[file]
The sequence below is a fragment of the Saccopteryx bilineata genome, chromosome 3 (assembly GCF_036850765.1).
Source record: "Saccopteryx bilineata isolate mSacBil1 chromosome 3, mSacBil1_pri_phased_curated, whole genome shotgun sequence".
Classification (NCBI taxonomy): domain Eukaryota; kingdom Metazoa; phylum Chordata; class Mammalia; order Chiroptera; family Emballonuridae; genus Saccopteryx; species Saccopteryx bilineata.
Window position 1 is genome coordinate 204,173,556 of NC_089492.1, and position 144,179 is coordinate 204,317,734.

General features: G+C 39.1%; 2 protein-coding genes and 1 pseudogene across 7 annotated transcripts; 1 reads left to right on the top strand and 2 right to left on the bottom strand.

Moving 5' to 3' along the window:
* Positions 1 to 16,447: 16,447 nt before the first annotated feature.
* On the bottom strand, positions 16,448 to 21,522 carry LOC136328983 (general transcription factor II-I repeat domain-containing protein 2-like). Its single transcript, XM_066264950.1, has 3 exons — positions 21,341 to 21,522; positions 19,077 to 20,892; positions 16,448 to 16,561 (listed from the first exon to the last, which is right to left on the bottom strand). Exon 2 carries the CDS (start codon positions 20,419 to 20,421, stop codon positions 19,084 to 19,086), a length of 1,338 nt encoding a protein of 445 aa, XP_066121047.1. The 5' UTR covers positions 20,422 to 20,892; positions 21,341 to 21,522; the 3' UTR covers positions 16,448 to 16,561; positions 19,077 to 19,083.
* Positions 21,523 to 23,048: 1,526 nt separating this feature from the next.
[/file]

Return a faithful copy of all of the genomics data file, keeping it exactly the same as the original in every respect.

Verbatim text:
The sequence below is a fragment of the Saccopteryx bilineata genome, chromosome 3 (assembly GCF_036850765.1).
Source record: "Saccopteryx bilineata isolate mSacBil1 chromosome 3, mSacBil1_pri_phased_curated, whole genome shotgun sequence".
Classification (NCBI taxonomy): domain Eukaryota; kingdom Metazoa; phylum Chordata; class Mammalia; order Chiroptera; family Emballonuridae; genus Saccopteryx; species Saccopteryx bilineata.
Window position 1 is genome coordinate 204,173,556 of NC_089492.1, and position 144,179 is coordinate 204,317,734.

General features: G+C 39.1%; 2 protein-coding genes and 1 pseudogene across 7 annotated transcripts; 1 reads left to right on the top strand and 2 right to left on the bottom strand.

Moving 5' to 3' along the window:
* Positions 1 to 16,447: 16,447 nt before the first annotated feature.
* On the bottom strand, positions 16,448 to 21,522 carry LOC136328983 (general transcription factor II-I repeat domain-containing protein 2-like). Its single transcript, XM_066264950.1, has 3 exons — positions 21,341 to 21,522; positions 19,077 to 20,892; positions 16,448 to 16,561 (listed from the first exon to the last, which is right to left on the bottom strand). Exon 2 carries the CDS (start codon positions 20,419 to 20,421, stop codon positions 19,084 to 19,086), a length of 1,338 nt encoding a protein of 445 aa, XP_066121047.1. The 5' UTR covers positions 20,422 to 20,892; positions 21,341 to 21,522; the 3' UTR covers positions 16,448 to 16,561; positions 19,077 to 19,083.
* Positions 21,523 to 23,048: 1,526 nt separating this feature from the next.